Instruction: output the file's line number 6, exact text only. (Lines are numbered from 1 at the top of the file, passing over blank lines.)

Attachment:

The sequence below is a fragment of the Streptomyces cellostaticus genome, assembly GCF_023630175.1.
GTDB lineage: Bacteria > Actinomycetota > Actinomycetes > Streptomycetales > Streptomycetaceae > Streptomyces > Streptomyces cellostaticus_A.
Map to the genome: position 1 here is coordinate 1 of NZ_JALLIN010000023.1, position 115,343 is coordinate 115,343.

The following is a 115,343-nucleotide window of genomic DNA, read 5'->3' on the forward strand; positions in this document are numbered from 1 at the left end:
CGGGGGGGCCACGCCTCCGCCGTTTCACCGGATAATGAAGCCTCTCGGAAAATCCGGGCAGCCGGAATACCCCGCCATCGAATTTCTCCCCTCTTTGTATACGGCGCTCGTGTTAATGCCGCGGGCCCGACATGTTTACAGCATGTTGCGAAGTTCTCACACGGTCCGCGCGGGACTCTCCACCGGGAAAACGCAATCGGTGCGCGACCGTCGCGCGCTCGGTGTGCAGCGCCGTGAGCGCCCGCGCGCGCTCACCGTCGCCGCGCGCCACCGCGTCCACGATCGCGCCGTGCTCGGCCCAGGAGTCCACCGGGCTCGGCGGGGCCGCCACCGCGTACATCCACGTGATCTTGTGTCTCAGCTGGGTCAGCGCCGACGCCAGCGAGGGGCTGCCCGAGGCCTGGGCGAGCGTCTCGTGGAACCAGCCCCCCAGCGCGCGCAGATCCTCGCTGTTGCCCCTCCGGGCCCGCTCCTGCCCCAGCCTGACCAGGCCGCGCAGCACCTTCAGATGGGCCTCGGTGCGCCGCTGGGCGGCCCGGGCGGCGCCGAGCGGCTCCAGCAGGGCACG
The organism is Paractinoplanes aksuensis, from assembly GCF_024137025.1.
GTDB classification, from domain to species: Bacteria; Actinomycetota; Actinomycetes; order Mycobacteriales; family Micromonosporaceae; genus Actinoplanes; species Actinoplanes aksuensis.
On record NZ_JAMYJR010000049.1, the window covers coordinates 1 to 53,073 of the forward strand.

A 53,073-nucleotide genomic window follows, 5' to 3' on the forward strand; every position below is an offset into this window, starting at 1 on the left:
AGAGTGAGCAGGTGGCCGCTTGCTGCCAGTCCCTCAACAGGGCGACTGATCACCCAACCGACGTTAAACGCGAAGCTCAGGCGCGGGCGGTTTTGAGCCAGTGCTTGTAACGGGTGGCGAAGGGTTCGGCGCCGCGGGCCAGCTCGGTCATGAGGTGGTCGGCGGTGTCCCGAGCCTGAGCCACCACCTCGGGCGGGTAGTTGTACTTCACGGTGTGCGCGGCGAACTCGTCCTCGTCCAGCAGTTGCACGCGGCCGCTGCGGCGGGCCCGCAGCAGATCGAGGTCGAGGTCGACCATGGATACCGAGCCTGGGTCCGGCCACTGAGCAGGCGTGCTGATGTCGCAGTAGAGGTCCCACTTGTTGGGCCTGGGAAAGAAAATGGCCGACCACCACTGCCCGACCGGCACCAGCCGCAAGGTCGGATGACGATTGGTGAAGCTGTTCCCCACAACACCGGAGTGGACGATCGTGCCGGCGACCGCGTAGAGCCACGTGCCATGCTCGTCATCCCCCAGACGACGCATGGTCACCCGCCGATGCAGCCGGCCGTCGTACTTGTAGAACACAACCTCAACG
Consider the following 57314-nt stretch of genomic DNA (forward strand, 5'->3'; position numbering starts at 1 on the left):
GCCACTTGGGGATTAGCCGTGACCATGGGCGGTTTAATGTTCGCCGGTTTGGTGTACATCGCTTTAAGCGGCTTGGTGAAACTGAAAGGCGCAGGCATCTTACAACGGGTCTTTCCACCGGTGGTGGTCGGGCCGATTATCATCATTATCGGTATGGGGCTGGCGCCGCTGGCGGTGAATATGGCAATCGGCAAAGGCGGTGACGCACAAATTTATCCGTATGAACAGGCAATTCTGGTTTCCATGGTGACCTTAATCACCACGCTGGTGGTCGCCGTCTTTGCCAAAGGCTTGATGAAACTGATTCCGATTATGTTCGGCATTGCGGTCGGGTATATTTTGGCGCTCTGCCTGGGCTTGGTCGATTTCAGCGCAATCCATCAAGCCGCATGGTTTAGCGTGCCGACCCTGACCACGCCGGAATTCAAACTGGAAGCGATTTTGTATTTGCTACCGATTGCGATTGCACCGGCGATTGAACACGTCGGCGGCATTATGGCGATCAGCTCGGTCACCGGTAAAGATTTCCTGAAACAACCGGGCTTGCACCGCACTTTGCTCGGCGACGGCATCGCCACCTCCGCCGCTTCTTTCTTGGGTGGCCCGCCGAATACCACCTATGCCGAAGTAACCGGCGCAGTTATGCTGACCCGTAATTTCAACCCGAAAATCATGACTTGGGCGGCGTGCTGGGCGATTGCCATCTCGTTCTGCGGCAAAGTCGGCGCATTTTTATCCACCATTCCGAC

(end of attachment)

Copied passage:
The organism is Paractinoplanes aksuensis, from assembly GCF_024137025.1.